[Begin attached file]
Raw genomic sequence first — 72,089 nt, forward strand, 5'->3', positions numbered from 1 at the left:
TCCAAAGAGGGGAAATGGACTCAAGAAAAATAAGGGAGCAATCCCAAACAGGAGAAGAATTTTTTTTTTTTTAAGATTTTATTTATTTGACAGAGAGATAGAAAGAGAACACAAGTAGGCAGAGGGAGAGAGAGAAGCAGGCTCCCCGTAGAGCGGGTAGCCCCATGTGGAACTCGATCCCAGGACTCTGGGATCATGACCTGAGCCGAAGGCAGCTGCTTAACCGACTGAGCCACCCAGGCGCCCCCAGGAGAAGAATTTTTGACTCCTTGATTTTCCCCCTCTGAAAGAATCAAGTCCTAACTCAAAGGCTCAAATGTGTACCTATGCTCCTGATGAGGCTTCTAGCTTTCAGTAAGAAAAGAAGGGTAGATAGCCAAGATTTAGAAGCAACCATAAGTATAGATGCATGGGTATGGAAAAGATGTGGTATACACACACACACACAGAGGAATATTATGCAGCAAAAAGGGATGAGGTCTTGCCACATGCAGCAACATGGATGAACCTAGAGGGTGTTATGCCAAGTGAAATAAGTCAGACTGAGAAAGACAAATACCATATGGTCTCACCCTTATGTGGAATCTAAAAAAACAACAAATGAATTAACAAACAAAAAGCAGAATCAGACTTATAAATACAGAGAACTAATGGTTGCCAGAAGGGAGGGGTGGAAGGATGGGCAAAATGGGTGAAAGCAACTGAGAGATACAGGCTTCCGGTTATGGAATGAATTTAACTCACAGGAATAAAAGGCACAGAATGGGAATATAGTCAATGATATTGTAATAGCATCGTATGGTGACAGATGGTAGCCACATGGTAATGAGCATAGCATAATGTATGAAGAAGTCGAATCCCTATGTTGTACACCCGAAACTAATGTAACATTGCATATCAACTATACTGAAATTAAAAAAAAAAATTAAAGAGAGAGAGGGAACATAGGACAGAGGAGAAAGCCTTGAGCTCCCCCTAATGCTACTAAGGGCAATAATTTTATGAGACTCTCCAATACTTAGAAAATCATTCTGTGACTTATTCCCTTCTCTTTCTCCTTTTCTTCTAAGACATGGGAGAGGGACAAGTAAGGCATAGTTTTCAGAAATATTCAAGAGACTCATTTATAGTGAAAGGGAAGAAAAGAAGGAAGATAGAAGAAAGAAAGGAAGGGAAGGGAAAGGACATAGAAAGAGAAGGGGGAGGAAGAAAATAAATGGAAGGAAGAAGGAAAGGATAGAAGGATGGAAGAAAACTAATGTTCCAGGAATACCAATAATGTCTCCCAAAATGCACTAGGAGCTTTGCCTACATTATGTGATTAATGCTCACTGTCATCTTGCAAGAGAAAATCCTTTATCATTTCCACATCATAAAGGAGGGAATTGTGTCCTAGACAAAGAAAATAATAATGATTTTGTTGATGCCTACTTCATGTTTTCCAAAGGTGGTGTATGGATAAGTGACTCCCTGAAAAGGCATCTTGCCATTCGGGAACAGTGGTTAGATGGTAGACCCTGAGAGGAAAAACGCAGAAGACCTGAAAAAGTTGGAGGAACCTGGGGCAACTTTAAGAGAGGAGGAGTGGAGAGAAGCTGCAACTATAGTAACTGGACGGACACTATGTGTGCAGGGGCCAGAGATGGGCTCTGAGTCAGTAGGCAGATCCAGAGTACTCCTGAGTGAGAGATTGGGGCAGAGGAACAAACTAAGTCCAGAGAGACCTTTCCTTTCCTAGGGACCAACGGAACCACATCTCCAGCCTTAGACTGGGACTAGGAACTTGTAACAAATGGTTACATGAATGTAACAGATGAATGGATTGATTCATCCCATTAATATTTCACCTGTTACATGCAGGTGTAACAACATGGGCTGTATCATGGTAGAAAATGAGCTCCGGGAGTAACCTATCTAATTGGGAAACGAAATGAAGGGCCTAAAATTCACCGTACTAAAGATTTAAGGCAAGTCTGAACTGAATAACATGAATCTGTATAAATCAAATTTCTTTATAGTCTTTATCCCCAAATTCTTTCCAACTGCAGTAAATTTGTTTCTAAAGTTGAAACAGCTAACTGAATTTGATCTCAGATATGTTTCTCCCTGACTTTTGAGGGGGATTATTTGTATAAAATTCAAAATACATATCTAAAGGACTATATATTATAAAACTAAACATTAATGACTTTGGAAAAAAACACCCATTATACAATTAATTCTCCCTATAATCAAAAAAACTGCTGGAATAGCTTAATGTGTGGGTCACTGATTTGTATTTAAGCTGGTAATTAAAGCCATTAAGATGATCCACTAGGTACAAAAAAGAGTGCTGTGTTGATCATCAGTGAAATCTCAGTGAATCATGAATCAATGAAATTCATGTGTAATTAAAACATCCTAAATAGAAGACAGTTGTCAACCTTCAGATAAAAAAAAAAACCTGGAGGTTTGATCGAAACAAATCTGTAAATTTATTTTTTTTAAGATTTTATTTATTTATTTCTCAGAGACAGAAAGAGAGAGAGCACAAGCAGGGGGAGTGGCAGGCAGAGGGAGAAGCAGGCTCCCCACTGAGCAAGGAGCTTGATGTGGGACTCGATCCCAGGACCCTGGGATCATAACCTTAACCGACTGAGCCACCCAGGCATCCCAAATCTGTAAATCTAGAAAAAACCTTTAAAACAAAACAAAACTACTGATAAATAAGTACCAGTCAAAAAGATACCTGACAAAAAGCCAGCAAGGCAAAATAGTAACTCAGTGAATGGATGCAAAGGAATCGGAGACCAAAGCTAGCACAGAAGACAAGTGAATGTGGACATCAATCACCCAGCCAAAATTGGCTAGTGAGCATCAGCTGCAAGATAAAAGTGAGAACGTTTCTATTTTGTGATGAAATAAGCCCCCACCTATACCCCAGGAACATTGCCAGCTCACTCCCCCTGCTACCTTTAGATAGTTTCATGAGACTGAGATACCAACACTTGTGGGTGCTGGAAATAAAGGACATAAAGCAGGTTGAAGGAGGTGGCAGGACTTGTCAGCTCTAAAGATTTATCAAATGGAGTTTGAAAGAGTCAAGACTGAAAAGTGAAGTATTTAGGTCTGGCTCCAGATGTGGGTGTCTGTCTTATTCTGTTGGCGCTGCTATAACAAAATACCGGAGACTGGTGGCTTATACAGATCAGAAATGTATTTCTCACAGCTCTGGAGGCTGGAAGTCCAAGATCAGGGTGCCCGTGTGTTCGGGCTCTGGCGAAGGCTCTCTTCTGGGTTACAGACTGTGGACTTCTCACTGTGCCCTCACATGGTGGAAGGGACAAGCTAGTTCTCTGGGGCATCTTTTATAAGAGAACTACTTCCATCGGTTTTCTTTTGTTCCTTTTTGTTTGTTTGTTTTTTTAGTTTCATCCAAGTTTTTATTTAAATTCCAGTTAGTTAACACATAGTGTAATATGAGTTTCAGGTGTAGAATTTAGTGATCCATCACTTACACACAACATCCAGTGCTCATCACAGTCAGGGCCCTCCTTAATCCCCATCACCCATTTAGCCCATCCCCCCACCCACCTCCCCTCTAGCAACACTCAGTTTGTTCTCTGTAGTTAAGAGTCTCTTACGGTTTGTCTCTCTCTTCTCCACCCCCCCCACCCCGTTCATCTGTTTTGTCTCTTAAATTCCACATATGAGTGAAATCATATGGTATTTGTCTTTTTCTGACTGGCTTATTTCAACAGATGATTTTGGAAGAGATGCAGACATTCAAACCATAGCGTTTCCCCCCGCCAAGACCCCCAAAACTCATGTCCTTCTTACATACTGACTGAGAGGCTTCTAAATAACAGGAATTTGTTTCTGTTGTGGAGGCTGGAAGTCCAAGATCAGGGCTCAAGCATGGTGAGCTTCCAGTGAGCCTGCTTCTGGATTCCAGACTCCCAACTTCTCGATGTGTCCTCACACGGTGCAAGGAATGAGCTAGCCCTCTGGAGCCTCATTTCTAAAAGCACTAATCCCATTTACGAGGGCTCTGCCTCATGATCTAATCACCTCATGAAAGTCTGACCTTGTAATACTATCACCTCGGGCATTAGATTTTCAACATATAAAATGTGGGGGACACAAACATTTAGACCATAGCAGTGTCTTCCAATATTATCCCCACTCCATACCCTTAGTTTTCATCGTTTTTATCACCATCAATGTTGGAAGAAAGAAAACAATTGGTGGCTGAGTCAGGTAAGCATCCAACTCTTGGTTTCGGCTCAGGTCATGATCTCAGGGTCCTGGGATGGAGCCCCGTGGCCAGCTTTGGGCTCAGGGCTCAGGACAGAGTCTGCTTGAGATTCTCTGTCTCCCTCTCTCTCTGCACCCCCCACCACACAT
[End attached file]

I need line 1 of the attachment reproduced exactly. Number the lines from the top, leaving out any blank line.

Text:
Raw genomic sequence first — 72,089 nt, forward strand, 5'->3', positions numbered from 1 at the left: